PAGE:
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FBI: These fake apps are trying to steal your crypto. Here's what to watch out for

Crypto fans have already lost millions - don't make the same mistakes.
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Written by Liam Tung, Contributing Writer on
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The US Federal Bureau of Investigations (FBI) has warned criminals have created fraudulent apps that mimic real financial services brands to dupe investors into parting with $42.7 million over about six months. 

The FBI documents several fraudulent apps that defrauded 244 victims during the months leading up to the great crypto crash in June.

It said cyber criminals are using the names, logos, and other identifying information of legitimate companies, including creating fake websites with this information, as part of their ruse to gain investors. Financial institutions should warn their customers about this activity and inform customers as to whether they offer cryptocurrency services the FBI said in a private industry notification

SEE: These are the cybersecurity threats of tomorrow that you should be thinking about today

Cybercriminals behind a scam app using an unnamed, legitimate US financial institution defrauded at least 28 victims of approximately $3.7 million between 22 December 2021 and 7 May 2022. The scammers convinced victims to download the app and deposit cryptocurrency into wallets associated with the victims' accounts on the app. 

Thirteen of the 28 victims attempted to withdraw funds but were then told via email they had to pay taxes on their investments before making withdrawals. But after paying the supposed tax, the victims were unable to withdraw funds, according to the FBI.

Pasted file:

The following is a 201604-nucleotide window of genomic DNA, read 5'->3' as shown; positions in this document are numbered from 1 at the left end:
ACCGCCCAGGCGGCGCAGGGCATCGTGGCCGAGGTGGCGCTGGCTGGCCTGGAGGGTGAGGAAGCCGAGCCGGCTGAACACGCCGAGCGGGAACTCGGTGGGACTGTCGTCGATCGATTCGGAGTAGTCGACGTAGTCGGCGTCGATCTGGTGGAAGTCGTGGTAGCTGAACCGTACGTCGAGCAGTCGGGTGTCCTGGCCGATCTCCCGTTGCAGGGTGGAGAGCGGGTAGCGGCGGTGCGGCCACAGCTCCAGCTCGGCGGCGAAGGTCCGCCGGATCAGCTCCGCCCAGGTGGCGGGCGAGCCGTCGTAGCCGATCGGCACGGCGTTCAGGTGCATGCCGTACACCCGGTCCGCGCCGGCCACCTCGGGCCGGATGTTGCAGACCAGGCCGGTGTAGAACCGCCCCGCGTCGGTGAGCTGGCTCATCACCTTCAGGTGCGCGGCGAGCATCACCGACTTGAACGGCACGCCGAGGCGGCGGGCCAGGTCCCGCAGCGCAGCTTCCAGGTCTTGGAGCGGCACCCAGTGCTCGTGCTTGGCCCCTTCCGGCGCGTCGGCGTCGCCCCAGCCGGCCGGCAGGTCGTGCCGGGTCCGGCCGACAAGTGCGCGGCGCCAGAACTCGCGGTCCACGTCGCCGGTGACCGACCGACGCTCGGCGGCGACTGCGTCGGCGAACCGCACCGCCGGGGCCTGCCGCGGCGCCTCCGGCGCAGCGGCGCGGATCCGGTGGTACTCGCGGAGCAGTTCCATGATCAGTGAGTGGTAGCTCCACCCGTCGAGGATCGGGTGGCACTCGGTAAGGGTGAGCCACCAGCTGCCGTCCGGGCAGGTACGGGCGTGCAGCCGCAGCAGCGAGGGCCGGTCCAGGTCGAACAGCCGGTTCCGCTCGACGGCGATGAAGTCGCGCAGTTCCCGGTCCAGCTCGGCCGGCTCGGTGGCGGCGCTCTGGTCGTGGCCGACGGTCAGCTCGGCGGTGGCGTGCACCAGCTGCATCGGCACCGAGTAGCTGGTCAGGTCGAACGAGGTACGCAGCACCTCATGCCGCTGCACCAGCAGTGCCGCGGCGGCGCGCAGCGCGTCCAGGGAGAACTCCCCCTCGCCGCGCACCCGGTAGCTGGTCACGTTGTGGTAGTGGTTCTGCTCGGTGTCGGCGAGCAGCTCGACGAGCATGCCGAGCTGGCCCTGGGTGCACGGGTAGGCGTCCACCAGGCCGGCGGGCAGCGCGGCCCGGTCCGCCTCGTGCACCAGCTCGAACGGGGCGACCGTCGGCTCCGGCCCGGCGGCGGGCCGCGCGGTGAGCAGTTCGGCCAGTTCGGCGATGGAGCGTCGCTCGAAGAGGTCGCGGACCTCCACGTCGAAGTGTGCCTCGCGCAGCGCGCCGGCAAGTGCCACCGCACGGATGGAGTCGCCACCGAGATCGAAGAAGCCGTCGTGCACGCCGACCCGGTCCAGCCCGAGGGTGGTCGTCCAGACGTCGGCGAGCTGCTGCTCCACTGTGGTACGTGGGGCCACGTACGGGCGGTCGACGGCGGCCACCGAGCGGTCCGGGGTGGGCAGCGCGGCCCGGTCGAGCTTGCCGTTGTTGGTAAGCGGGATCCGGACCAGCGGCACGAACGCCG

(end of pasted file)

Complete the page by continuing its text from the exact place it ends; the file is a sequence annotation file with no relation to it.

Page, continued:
Another scam saw criminals using the company name YiBit to defraud at least four victims of around $5.5 million between October 4 2021 and 13 May 2022. It also used the ruse of blocking deposits until tax had been paid. YiBit was a former legitimate cryptocurrency exchange that appeared to close in 2018, according to the FBI.

"Following these deposits, 17 victims received an email stating they had to pay taxes on their investments before withdrawing funds; all 4 victims could not withdraw funds through the app," the FBI explains. 

Fraudulent investor apps using known banking brands is a recent trend. Sophos in May 2021 reported hundreds of fake malicious trading, banking, foreign exchange, and cryptocurrency apps designed for the Android and iOS platforms. Interpol also warned in January 2021 of scammers using Tinder and other dating apps to gain victims' confidence, share investment 'tips' with them, and then lure them into downloading a fake trading app. 

The FBI has set out separate recommendations for how financial institutions and investors should protect themselves. 

SEE: What, exactly, is cybersecurity? And why does it matter?

It wants financial institutions to warn customers about fraudulent activity and inform them whether they actually do offer crypto investment services and outline methods to identify legitimate communications from them to customers. It also wants them to tell customers whether they have a mobile app, and for these institutions to conduct online searches for the abuse of the company's name, logo or other information. 

For investors, the FBI warns them to be wary of unsolicited requests to download investment apps. Investors should also verify an app is legitimate before downloading it and check whether the company or app has a website, and that financial disclosures or documents are tailored to the app's purpose and proposed financial activity. Also, treat apps with limited or broken functionality with skepticism.    

The FBI is encouraging financial institutions and their customers to report incidents of fraud through fake cryptocurrency investment apps to it or its Internet Crime Complaint Center (IC3).

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